In a critique of President Goodluck Jonathan published in the February 2011 issue of New African magazine, I posited that Nigeria needs a leader who can confront the West in the face of bad deals by especially Western oil majors. President Jonathan’s very poor, almost negligent response to the recently published damning United Nations Environment Programme (UNEP) report on the massive Shell oil spills in Ogoniland (New African magazine January 2012), as well as his naive handling of the very recent Shell spill in Bonga (said to be the company’s worst spill in a decade) validate that opinion.

If Jonathan can show just a pinch of the passion he showed in opposing Ivory Coast’s Laurent Gbagbo or better still, in his obviously mistaken January 1, 2012 removal of the fuel subsidy that has since attracted widespread popular opposition and sorely harmed the Nigerian economy, in marshalling the requisite political will to charge Shell over the Ogoni and Bonga spills and their attendant damaging effects on the ecosystem and human health, he would go a long way to beat the hell out of Shell and find a sustainable solution to the problem.

As the cover story on the subject in New African magazine of January 2012 entitled “The Curse of Oil: How Oil Companies Have left the Niger Delta in the Lurch” explains, a “demonstrable political will on the Federal Government’s part, to force the hand of Shell and other oil companies operating in the region to change their ways, is vital.” My take is that such political will should involve decisively combating corruption which is majorly responsible for the lack of proper government oversight on the oil companies. Nigeria’s controversial Justice Minister, Mohammed Adoke, for instance, has, hanging over his head, a probe of US$26 million which he allegedly collected as bribe to withdraw charges against 10 multinationals under investigation over the Siemens and Halliburton bribery scams.

In the Halliburton bribery case which surfaced in September 2008 and saw the company pay bribes to win a contract to build an LNG export project on Bonny Island, Adoke used plea bargain to negotiate undisclosed settlement terms with some of the accused, including high-profile firms whereas Nigerian investigators discovered that the country lost hundreds of millions of dollars through over-priced contracts and bribes linked to the project. It is fitting to know that the new Chief Justice of Nigeria, Dahiru Musdapher, has vehemently condemned the use of plea bargain. Speaking at a conference in November 2011, Musdapher said, “[plea bargain] was invented to provide soft landings to high-profile criminals who loot the treasury entrusted to them…[it is] an obstacle to our fight against corruption…and it should never again be mentioned in our jurisprudence”.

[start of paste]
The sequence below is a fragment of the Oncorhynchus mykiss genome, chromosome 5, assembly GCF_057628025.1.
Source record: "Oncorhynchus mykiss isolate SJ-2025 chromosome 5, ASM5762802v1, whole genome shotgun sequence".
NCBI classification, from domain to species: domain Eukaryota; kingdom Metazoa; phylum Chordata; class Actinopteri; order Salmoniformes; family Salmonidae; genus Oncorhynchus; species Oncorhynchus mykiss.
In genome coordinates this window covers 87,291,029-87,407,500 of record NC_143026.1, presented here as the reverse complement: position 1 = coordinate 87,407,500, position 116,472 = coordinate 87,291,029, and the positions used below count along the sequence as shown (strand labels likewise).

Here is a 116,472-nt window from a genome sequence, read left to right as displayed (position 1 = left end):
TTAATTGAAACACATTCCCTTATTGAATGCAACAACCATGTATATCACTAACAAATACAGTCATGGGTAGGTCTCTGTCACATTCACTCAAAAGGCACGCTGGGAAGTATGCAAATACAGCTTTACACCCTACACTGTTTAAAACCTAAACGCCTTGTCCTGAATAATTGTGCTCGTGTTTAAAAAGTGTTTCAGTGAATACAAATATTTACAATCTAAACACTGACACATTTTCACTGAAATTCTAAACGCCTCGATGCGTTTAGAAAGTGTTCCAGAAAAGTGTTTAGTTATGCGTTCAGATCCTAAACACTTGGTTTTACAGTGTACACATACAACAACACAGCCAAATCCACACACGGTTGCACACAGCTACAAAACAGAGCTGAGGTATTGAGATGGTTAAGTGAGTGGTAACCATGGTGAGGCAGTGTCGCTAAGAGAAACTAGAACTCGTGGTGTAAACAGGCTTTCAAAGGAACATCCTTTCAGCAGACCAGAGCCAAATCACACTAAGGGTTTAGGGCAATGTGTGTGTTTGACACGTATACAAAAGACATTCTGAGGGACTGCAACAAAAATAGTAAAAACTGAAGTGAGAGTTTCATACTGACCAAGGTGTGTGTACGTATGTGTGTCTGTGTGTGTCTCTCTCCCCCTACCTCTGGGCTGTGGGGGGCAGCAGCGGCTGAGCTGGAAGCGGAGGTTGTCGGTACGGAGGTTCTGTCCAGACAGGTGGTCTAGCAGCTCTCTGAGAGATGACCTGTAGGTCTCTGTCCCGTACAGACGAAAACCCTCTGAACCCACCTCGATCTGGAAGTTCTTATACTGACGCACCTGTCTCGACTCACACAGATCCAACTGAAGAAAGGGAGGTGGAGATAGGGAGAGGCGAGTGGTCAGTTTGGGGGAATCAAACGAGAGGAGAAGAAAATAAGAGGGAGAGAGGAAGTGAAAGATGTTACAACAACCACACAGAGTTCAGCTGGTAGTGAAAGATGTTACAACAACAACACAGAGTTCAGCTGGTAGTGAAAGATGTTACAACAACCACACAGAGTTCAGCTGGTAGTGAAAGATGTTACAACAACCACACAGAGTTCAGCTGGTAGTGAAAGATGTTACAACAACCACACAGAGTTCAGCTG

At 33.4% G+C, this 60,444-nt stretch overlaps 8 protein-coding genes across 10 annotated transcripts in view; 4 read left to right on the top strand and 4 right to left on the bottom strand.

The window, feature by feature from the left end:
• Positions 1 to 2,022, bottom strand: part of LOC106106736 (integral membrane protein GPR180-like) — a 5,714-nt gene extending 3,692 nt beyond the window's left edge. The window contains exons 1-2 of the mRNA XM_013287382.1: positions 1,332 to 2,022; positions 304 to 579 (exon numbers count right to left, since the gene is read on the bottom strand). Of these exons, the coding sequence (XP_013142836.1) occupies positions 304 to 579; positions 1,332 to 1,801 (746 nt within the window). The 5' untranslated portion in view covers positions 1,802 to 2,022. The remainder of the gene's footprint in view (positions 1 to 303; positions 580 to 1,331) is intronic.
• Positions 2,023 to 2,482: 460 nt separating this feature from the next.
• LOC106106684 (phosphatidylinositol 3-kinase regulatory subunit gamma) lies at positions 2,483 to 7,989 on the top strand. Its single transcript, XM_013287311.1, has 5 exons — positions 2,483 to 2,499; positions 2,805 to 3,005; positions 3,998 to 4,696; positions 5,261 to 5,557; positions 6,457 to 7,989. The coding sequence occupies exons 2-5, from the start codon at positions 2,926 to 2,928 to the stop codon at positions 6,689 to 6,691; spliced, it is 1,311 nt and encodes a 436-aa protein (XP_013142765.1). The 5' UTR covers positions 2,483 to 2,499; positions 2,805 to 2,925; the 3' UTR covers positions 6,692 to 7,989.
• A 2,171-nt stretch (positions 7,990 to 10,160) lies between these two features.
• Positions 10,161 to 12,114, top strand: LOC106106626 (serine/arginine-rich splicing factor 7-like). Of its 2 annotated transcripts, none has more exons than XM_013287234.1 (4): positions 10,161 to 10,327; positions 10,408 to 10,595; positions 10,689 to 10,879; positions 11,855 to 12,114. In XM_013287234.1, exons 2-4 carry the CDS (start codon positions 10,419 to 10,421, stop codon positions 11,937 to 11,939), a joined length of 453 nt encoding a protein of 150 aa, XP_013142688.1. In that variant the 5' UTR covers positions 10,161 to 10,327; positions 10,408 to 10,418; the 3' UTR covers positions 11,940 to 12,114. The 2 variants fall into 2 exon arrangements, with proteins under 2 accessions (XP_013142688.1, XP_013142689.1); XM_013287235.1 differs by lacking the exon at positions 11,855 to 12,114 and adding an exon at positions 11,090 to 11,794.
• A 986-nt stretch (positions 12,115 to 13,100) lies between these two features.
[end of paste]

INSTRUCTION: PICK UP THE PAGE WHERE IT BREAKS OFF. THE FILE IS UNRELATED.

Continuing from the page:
Jonathan needs to investigate and prosecute such high profile cases else he would lend credence to the Wikileaks disclosure that Shell has influential elements in the Nigerian government’s top brass safeguarding its interests. For her relative inactivity in pursuing the much-needed Petroleum Industry Bill (PIB) until recently, and the very fact of her being a former Shell executive, oil minister, Diezani Allison-Madueke, sadly appears to be one of such, and her passionate support for the unpopular and controversial removal of the petrol subsidy has only fuelled this suspicion more.

Jonathan should muster the resolve of Brazilian authorities who fined oil giant Chevron $83 million for an oil spill off the Rio de Janeiro coast in November 2011 which a Brazilian government official said could complicate Chevron’s chances of gaining access to new offshore exploration.